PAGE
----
California Governor Jerry Brown signed into law a bill that will require out-of-state retailers to collect California sales tax from residents.

The law, which took effect upon signing, is an attempt to raise revenues by collecting tax from consumers, and is “a common-sense idea,” Gov. Brown told the Los Angeles Times.

While the new law is predicted to raise more than $300 million per year in revenue for state and local governments, e-tailers such as Amazon and Overstock announced that they plan to stop using California-based marketing affiliates.

Affiliates receive commissions for referrals of click-through customers, but because they are based in the state, Amazon would be forced to abide by the law, which applies to retailers with a physical connection to California – such as offices, warehouses, or employees.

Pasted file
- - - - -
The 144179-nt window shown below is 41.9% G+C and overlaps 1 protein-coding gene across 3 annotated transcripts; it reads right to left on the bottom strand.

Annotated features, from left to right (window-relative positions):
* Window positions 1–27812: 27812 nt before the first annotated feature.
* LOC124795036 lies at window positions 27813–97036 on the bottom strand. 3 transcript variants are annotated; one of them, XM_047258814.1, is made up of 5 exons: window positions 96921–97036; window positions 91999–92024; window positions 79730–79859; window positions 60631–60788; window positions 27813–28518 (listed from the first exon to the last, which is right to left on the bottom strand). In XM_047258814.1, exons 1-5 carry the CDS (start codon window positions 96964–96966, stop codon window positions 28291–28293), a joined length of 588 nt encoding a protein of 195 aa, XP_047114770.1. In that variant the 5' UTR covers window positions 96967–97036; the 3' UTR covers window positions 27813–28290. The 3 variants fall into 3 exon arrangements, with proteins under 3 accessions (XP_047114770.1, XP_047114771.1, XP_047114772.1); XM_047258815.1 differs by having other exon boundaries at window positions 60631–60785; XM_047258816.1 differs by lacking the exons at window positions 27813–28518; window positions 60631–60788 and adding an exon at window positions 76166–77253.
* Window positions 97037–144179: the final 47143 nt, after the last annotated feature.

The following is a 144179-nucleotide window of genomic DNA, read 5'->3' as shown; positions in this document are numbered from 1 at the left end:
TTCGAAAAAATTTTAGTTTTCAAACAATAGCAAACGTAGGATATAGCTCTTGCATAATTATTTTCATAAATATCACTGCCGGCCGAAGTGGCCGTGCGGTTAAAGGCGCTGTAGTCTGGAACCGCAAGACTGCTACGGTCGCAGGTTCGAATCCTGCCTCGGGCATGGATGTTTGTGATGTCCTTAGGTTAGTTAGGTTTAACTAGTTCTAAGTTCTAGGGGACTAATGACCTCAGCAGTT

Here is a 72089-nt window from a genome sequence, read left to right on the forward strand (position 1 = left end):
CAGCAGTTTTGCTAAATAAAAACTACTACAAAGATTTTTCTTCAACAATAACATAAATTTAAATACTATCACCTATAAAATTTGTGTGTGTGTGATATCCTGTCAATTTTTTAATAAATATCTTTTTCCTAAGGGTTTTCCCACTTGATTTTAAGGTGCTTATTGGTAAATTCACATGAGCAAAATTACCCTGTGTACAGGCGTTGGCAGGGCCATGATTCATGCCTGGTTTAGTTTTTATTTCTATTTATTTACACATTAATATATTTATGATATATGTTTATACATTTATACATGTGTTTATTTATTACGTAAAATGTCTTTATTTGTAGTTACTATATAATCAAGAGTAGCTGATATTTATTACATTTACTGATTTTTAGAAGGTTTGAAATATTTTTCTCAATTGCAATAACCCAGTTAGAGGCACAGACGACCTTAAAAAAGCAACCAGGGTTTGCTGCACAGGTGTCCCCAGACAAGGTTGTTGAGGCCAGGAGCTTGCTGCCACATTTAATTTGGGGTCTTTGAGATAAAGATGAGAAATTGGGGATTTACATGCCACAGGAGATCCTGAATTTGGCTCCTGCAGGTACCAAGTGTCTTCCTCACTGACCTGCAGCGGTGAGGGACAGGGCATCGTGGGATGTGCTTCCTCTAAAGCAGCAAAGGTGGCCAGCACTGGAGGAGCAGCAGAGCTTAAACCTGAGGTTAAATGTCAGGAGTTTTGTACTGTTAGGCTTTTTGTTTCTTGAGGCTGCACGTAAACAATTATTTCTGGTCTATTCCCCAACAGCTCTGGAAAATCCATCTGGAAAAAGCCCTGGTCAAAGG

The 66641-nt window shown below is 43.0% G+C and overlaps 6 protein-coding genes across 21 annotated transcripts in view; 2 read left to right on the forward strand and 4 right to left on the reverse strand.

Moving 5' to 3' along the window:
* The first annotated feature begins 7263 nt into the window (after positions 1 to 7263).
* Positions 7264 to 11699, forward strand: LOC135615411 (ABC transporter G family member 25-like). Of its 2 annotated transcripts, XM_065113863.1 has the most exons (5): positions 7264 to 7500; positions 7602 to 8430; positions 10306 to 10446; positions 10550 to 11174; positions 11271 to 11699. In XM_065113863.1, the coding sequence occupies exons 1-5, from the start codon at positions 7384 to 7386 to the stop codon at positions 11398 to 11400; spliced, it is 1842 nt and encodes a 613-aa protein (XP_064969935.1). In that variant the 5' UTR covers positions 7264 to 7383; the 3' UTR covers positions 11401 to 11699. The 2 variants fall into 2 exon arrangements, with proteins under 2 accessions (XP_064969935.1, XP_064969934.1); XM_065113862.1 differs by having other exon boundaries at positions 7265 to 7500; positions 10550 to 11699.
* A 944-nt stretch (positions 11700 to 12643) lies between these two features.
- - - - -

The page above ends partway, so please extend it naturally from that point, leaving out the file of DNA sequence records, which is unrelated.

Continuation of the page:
The Performance Marketing Association, the national trade association representing affiliate marketers, bemoaned the law’s passage, noting that it put 25,000 California businesses at risk.

“These California web-based companies earn income from ads placed on their websites. In 2010 they paid $151 million in state income taxes. The result of [the new law] will mean these small businesses will go out of business or move out-of-state to preserve their incomes. As a result, California’s current deficit and economic outlook will get worse,” the PMA said in a statement.

To read the new law, click here.

Why it matters: California is the latest state to pass a law attempting to tax Internet sales. The laws have been controversial, with lawsuits challenging their constitutionality in Colorado as well as in New York and North Carolina. A New York trial court judge upheld the state’s law, a decision currently on appeal by Amazon.